Richard Gooch has put out version 31 of the devfs patch, which strives to create stability in device names even when the hardware changes. See his announcement for more. Still no word as to whether this will go in before 2.2. There have been some calls to that effect recently. It would be a good thing, really; incorporating devfs should not risk breaking other things, and would make life easier for a lot of people.

A new version of real-time Linux has been released. Some details exist in their announcement. Note that this kernel must be compiled with SMP enabled, even if you have a uniprocessor machine.

Gerd Knorr has produced a patch to create a graphical console for Linux Intel systems. Folks who want a higher-level console device, and who have to have that penguin logo at boot time should check this out. It seems to be in an alpha state, just waiting for some people to help out. See the announcement and patch for more.

Where should kernel tarballs unpack into? A vocal group of people think they should go into a directory name with the version number attached, such as "linux-2.1.103," as opposed to just "linux." Some discussion went by; fortunately, this one is easy to resolve. Linus likes things the way they are, and is uninclined to change them...

...but people will ask anyway. But they shouldn't, because the question is listed in the new Questions not to ask on linux-kernel FAQ.

We must be getting closer to a stable kernel release...a big spelling patch has been put out, fixing those dreaded spelling bugs in almost 150 files.

Kernel 2.1.102 brought in the IP firewalling chains code. Ipchains are a similar, but much improved version of the firewalling code. However, you need the latest userland tools to work with them; otherwise you'll find you can't use firewalling any more as of 2.1.102. If your needs include this mix of security (firewalling) and living dangerously (bleeding-edge kernel), head over to the IP Firewalling Chains web site and grab the utilities.

Since we're a weekly publication, chances are we'll be behind a rev or two on the kernel release by the time you read this page. Up-to-the-second information can always be found at LinuxHQ.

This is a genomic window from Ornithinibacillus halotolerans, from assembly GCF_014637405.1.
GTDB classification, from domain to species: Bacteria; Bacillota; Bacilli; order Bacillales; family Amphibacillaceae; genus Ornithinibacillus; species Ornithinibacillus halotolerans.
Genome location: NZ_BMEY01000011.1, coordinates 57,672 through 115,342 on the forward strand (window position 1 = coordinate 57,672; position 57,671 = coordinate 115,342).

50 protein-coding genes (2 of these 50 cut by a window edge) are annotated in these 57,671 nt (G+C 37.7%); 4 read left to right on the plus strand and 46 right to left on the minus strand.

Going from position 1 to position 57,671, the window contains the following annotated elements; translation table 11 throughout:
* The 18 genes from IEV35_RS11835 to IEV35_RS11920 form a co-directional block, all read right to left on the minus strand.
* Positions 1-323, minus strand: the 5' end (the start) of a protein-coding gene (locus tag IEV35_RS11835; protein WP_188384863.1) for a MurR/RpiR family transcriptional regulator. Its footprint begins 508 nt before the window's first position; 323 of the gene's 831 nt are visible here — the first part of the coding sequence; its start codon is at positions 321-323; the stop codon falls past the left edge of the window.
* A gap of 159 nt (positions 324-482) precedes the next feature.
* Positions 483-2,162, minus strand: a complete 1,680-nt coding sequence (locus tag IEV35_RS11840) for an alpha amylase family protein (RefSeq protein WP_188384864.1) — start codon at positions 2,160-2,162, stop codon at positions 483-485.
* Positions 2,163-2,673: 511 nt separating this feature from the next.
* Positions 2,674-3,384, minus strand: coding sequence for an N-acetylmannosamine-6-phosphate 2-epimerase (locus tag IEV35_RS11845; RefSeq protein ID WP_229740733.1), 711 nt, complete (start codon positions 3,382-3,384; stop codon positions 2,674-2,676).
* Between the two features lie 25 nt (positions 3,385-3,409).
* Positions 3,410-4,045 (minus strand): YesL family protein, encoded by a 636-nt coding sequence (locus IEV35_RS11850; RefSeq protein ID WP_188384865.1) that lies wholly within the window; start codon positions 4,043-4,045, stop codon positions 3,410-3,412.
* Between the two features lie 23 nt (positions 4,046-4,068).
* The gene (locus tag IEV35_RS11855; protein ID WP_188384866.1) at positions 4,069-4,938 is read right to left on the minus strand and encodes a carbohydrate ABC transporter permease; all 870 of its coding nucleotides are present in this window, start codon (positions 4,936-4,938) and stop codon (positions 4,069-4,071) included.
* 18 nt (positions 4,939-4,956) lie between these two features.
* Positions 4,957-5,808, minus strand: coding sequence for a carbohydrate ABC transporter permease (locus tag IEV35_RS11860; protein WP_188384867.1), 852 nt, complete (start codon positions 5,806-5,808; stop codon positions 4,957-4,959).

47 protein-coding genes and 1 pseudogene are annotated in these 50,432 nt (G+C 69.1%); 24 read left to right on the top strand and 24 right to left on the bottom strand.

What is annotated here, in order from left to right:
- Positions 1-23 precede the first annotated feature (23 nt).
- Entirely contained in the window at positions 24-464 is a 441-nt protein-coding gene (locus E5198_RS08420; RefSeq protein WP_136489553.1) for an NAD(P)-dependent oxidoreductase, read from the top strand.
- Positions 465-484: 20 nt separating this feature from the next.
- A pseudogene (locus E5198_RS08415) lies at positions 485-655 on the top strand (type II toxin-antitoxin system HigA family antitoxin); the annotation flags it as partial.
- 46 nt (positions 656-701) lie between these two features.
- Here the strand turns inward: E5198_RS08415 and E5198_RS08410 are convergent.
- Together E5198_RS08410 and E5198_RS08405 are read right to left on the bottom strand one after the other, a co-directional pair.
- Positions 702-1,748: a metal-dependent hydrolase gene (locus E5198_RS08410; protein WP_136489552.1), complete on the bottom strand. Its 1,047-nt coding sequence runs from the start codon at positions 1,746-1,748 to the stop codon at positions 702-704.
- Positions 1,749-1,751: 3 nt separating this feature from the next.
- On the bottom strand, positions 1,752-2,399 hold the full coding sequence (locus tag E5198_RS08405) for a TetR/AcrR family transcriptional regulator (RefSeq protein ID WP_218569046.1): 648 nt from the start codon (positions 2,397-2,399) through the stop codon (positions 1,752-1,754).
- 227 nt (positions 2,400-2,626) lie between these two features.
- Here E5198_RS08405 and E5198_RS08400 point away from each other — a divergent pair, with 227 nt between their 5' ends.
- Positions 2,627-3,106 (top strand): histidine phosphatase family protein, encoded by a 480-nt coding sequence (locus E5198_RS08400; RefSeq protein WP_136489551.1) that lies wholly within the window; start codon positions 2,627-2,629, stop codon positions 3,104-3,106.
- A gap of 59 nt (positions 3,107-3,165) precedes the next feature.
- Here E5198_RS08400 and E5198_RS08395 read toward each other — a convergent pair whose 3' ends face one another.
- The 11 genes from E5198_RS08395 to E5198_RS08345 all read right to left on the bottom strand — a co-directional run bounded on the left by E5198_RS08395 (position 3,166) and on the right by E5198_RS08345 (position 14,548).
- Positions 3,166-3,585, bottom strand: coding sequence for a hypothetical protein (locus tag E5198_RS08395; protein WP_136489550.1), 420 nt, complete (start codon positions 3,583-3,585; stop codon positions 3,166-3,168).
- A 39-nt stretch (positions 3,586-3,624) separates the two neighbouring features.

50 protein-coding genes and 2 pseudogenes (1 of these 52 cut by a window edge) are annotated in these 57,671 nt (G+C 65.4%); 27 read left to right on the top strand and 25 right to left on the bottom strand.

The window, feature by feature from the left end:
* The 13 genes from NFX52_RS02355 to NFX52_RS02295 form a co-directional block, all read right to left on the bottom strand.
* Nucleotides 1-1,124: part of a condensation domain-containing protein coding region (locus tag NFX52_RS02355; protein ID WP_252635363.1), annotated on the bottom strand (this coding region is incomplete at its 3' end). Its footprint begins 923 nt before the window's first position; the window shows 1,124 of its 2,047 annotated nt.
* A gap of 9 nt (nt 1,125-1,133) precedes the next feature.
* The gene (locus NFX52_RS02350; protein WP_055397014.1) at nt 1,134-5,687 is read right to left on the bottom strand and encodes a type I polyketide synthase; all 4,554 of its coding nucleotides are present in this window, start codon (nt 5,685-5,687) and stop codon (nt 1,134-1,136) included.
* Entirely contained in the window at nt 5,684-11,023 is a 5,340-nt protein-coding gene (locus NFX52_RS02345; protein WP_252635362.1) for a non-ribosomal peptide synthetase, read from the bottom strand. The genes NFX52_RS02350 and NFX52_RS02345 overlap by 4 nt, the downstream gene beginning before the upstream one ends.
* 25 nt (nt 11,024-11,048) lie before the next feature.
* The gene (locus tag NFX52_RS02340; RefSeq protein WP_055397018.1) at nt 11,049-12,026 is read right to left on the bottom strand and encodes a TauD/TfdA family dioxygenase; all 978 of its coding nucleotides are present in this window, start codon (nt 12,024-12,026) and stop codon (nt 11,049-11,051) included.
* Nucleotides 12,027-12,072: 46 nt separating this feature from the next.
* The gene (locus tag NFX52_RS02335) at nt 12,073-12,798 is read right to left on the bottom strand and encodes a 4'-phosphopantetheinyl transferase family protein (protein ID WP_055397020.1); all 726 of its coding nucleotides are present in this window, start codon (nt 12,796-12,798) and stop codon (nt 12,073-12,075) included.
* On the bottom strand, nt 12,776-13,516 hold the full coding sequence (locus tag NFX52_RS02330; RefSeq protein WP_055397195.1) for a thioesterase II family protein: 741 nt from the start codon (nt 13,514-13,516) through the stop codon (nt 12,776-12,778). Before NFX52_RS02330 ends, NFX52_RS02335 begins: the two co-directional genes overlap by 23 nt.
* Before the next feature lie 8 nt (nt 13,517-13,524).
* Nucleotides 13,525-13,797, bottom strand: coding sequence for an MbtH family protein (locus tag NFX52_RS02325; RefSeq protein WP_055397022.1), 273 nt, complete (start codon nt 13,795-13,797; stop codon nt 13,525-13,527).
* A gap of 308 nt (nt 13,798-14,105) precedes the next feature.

Top / News / Security / Kernel / Dists / Ports / Devel / Free / Tips / Announce / Feedback  


"Hamm" has been moved from "frozen" to "deep-frozen". This means that instead of accepting changes as long as they are bug-fixes, now the changes must be to fix "release-necessary" bugs. This is a good step and hopefully presages a frozen version that can be tested properly. Speaking of which, they still need testers ...

Fixed versions of gzip and several sparc packages have been uploaded in response to security alerts.

Andreas Jellinghaus has re-written the old debian-cd scripts into a new and improved makefile. He's at version 0.1 and response to the announcement was very positive.

Red Hat

Steve Dunham posted a message with some concerns about possible naming conflicts with the Red Hat shared libraries. Alan Cox responded and will be looking into the issue.


We hear from Roger Dingledine that Project Independence and SEUL have spoken. The two projects have different goals so they will remain separate, but hopefully coordination will allow them to share developed products where appropriate.


A slackware mailing list has been announced. You can subscribe to it via the Winds of Storm CircleMUD Page.
Please note that not every distribution will show up every week. Only distributions with recent news to report will be listed.